The first Linked Data principle says: "Use URIs as names for things". However, in order to avoid inconsistencies and tight coupling, names should be systematically managed and be rationalized in an adaptable conceptual model that is based on use cases and managed with sensible meta-model languages. The Web Ontology Language (OWL) and the Unified Modeling Language (UML) are two such languages that could be content-negotiated in either direction to manage and represent a common domain model This use case illustrates how UML class diagrams can be used to explore, re-use, and design OWL-based data. The UML community has developed the Ontology Definition Metamodel (ODM) to help bridge this gap.
The Flemish Archipel Project is focused on providing access and long-term archiving of digitized material from a diverse set of memory institutions. Libraries, archival institutions, the art sector (museums), and broadcasters contribute their content to a network of repositories. One of the challenges is the domain-specific metadata models that are used in each sector. The availability of such domain-specific metadata vocabularies and models expressed as Linked Data would benefit the project by allowing better formalized and tested mappings.
Preservation of digital objects in the long term is a challenging activity which is not limited to storage and backup: it involves complex strategies aimed at providing a trusted environment where digital objects can evolve along with the changes in technology and hardware and software environments. Linked data provides a global environment for describing the objects and their significant properties. This environment reduces duplication of effort when describing resources and their attributes, and fosters the creation of a global information graph encompassing all the information needed to perform complex queries and actions.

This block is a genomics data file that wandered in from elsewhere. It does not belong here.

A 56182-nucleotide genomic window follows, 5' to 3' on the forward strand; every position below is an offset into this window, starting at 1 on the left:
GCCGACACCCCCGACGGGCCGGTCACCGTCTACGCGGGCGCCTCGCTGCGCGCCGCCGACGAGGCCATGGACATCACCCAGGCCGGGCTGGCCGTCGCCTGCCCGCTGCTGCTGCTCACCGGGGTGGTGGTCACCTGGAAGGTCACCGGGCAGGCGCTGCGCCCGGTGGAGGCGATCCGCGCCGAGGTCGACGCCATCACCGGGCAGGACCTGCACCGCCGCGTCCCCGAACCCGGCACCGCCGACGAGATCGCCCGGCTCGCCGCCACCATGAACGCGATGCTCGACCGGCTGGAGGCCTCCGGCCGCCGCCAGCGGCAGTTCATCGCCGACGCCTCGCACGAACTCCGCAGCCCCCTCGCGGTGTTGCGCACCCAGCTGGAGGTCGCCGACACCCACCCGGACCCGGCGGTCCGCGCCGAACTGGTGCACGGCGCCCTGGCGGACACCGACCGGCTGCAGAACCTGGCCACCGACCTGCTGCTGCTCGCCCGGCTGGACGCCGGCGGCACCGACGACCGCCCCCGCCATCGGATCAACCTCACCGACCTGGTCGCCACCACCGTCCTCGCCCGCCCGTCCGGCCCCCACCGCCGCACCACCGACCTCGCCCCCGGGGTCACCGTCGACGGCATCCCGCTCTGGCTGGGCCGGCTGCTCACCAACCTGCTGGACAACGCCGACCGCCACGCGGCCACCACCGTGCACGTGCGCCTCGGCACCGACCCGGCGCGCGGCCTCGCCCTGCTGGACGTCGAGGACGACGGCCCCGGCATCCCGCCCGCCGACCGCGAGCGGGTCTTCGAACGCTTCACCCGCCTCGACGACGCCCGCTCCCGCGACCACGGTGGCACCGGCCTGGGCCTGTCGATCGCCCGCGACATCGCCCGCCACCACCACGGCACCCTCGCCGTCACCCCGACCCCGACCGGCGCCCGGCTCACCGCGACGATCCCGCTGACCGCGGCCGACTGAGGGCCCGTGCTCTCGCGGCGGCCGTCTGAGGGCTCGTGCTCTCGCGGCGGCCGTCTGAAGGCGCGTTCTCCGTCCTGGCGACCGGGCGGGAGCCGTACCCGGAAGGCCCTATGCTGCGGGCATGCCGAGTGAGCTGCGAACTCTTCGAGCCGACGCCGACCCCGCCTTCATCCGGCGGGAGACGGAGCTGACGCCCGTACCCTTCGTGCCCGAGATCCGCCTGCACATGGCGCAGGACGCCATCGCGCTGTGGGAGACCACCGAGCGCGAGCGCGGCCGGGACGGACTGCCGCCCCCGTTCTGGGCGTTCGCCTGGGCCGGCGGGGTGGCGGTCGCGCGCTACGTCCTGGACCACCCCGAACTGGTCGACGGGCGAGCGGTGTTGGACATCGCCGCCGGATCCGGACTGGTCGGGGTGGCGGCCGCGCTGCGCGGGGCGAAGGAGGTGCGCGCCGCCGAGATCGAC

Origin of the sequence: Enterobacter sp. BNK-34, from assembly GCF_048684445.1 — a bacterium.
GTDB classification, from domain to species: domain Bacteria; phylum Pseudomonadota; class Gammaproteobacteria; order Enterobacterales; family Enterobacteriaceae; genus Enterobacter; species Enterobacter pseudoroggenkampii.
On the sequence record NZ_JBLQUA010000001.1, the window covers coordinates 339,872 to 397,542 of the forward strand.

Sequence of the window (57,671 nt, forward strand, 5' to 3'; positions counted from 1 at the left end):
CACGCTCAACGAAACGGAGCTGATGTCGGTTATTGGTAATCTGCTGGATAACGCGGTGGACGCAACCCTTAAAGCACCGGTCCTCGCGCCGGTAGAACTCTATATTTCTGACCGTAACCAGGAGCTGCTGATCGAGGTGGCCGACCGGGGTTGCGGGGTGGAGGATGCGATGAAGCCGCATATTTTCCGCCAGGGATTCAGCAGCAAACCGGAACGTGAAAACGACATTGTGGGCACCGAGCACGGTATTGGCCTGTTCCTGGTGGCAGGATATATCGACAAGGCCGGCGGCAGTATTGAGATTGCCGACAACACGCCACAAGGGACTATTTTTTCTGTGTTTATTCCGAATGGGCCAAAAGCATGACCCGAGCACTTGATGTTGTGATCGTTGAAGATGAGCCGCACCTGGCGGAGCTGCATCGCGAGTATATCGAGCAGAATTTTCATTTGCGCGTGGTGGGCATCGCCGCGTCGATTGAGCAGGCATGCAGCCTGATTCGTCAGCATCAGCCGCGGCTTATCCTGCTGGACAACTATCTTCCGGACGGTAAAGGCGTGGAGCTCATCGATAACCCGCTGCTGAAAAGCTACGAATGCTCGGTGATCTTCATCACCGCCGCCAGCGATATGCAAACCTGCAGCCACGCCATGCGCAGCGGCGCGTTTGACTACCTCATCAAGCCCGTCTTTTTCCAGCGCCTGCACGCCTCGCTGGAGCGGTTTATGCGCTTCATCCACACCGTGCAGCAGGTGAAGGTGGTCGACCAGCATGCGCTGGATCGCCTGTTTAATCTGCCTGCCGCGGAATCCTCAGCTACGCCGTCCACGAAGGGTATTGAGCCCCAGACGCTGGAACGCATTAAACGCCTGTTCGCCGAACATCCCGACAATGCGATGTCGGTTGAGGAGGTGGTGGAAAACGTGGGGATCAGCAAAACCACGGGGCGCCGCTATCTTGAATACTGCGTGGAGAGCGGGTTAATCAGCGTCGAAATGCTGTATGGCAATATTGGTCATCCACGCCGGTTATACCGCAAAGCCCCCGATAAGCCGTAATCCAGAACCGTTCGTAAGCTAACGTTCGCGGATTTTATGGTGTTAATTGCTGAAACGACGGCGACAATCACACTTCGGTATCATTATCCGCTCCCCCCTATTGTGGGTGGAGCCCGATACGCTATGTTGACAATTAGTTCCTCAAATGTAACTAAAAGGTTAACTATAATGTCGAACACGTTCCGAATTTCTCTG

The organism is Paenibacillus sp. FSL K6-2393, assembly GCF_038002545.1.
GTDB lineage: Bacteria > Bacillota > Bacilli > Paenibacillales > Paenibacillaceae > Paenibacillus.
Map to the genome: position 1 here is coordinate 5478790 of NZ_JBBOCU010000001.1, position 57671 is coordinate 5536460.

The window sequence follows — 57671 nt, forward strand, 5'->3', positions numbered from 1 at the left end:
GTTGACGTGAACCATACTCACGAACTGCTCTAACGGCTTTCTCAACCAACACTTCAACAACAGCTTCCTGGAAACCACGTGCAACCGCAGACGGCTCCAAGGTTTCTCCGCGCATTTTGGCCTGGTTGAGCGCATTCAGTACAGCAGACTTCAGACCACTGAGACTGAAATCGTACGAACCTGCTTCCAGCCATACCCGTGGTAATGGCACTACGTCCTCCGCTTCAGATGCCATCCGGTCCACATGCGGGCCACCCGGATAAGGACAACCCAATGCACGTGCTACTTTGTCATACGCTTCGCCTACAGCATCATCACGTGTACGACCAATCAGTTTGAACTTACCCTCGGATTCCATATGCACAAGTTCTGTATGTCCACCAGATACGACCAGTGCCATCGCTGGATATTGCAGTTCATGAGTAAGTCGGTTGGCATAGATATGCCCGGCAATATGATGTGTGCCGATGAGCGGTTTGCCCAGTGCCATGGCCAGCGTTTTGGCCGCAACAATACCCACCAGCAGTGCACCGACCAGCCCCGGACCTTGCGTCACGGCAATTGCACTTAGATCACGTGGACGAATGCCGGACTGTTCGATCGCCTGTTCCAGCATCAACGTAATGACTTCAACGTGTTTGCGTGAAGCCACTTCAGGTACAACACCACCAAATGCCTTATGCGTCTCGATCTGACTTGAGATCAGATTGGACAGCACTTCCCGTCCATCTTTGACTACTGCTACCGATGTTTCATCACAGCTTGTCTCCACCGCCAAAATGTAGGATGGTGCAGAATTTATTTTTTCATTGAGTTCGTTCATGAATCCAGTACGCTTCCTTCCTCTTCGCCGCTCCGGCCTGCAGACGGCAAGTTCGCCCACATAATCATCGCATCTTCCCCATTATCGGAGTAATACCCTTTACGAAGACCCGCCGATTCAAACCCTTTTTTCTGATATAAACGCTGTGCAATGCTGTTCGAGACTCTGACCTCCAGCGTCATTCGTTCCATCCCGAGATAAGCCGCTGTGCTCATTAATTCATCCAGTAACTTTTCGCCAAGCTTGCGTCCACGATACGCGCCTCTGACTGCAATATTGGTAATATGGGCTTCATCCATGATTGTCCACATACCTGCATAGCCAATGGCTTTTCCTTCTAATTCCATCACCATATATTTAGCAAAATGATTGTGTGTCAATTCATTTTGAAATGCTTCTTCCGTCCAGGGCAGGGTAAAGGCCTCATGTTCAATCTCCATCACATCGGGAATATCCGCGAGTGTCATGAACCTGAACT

Europeana provides a service that links archives, libraries, museums, and audio-visual material across Europe. It aggregates metadata from various cultural heritage providers. It provides a unified way to search various object collections using that metadata through a Web portal or an API. It aims to increase re-use and reference to the digitized objects it refers to. Linked Data can help Europeana enhance semantic interoperability between metadata models, enrich existing metadata, improve data objects and link harvesting, as well as to enhance search processes and provide easy access to metadata by third parties.